The workplace experience is increasingly being recognized by business leaders as a critical tool in the battle to recruit, retain and energize employees who are critical to enterprise success. Managing flexibility along with infrastructure cost is key to operational effectiveness in an ever-changing …
IFMA/WE’s Workplace Management Program (WMP) is the first certificate of completion program in our industry! It is comprised of four (4) modules, each of which includes three (3) live Webinars and one (1) on-site Workshop. The completion of all Modules and final Workshop will lead to a certificate of completion in Workplace Management.
We recommend you take the curriculum in sequence, if possible, but you can also pick and choose topics as long as you take the Introductory Webinar first! The Certificate of Completion is only awarded to those who complete the entire curriculum. For pricing and additional details about the curriculum,click here.
If you opened an HBR article titled “The Truth About of Open Offices” you would probably expect to find august research to support the main tenet, that “open offices reduce collaboration.” Unfortunately, in the case of this one that ran in the December 2019 issue, you’d be disappointed. … Read More
The open-office bashing has begun again. This time it was fueled by an article in Harvard Business Review (December 2019) that claims it reduces collaboration. There are so many things wrong with the research we felt compelled to share them here.
Only 150 people were involved in the two experiments on which the conclusion was based
The author of the article owns the company whose technology was used to measure collaboration
The term ‘open office’ was not defined
No information was provided on how the change was managed
Wouldn’t it be nice if the media actually read what they’re reporting on before pounding out their sensational headlines? This is actually round-two of coverage for this particular study. The first came more than a year ago when the research was originally published.
Perhaps what’s most frustrating about this new round of sensational headlines decrying the open office is that the industry moved on years ago. We know open office environments can work when properly deployed and when occupants are given a choice of spaces and places to work.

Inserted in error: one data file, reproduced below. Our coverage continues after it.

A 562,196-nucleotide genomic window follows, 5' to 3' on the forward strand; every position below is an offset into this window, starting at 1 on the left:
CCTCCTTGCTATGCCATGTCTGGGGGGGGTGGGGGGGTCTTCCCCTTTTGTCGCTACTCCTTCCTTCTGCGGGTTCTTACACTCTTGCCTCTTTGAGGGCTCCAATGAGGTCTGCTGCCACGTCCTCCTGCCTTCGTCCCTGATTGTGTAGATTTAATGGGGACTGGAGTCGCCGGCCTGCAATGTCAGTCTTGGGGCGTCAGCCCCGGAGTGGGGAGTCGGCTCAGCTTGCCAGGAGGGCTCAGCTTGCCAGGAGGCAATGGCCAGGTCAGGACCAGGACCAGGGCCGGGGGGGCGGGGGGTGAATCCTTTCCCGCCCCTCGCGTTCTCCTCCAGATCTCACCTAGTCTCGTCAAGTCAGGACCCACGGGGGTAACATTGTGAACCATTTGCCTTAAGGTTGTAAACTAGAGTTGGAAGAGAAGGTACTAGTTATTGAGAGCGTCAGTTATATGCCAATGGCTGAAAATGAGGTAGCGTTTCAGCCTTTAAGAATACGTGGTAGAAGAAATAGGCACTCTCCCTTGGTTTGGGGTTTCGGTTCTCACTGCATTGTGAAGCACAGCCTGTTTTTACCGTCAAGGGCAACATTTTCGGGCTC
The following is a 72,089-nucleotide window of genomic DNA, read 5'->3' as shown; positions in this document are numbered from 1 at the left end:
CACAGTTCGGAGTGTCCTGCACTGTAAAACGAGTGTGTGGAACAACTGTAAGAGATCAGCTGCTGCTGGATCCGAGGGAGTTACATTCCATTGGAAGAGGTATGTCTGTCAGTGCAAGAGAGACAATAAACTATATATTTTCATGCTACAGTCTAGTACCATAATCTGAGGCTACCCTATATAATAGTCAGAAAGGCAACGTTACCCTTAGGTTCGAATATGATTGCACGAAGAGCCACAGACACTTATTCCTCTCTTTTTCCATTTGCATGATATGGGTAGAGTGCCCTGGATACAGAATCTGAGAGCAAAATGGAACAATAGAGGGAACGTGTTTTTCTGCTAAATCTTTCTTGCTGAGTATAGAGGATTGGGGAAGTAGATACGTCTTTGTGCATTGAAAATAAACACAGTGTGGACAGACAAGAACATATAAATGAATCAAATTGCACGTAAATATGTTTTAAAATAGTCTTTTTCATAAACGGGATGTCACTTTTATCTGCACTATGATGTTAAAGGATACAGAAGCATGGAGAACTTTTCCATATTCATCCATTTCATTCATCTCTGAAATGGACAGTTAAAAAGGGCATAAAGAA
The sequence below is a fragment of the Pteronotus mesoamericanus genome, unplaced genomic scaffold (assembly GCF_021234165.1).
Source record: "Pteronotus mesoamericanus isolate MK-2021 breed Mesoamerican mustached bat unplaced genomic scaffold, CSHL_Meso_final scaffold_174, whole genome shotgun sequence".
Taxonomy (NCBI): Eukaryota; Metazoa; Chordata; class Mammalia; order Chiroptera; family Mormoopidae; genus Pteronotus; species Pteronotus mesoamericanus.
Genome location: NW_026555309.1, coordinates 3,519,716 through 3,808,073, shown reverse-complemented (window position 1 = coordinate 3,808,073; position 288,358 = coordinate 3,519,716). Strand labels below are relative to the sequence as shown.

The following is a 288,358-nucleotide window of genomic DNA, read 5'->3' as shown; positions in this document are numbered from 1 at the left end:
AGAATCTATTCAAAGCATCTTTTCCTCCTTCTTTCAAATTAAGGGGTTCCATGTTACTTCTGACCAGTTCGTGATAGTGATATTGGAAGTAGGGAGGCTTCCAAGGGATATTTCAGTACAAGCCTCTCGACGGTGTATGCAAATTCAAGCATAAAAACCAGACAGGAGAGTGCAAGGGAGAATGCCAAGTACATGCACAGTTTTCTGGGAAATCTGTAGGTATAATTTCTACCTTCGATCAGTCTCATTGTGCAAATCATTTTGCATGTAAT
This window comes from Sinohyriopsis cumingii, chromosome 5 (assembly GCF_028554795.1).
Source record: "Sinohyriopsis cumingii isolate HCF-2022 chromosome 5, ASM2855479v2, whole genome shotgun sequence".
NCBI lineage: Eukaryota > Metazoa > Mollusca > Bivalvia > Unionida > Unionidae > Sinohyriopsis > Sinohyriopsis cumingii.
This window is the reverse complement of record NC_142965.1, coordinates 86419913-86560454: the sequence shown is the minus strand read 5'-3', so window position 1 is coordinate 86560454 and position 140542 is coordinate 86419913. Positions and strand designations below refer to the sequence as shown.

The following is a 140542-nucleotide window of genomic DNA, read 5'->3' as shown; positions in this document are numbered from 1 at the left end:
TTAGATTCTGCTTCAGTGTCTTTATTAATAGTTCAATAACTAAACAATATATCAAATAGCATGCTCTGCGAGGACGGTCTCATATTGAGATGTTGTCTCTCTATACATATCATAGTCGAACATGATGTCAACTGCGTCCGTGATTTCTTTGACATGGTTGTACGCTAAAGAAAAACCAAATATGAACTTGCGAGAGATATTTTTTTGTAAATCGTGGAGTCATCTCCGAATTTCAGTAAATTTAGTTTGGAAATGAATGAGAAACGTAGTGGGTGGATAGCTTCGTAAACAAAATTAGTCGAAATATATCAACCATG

Join the conversation that’s attracted over 10k LinkedIn viewers hereand read the full posthere.
“In the future, you will be able to take control of your avatar, and experience what it senses in real time. Shake hands with someone in Tokyo, and you feel the firmness of the handshake in Los Angeles. Scoop sand in the tropics, and feel the grains run through your fingers in Central Europe.”
Imagine you could actually shake hands with the people in your next videoconference? In just two years, XPRIZE expects to reward someone $10M for the development of an avatar-based system that will transport a human’s sense, actions, and presence to a remote location in real time. Virtual healthcare and disaster relief are among the most talked about applications, but it’s not hard to imagine how the technology might play out in meeting rooms around the world.
The World Health Organization (WHO) now recognizes burnout as an occupational phenomenon and responsibility for managing it has shifted away from employees to the organization. “Leaders take note: It’s now onyouto build a burnout strategy,” according to the Harvard Business Review article on the topic of employee retention and the cost of workplace stress.
What are the top five reasons for burnout?
Unfair treatment at work
Lack of role clarity
Lack of communication and support from their manager
Unreasonable time pressure
“…picture a canary in a coal mine. They are healthy birds, singing away as they make their way into the cave. But, when they come out full of soot and disease, no longer singing, can you imagine us asking why the canaries made themselves sick? No, because the answer would be obvious: thecoal mineis making the birds sick.”
Every quarter Randstad publishes a Workmonitor report which covers local and global trends in turnover, job satisfaction, work-life conflict, economic outlook and more. It includes separate data for 33 countries around the globe.
The article points out that most of the personality tests we commonly use are void of scientific rigor. And as they are increasingly being used in ways they were never intended, such as in employee screening, it might be time to examine whether being labeled an INTJ, ENFP, green, or yellow, means any more than being born a Capricorn or a Sagittarius.
While the article allows that Color Code, Myers-Briggs, DiSC, or the like may serve some useful purpose, it stresses that it’s critical for users to be skeptical. People are simply too messy to be reduced to a rainbow of colors or four letters of the alphabet.
It’s one thing to play with these tools in a team-building exercise, but’s it’s another thing altogether when these and other unscientific measures start to find their way into algorithms that have the potential to change the course of people’s lives.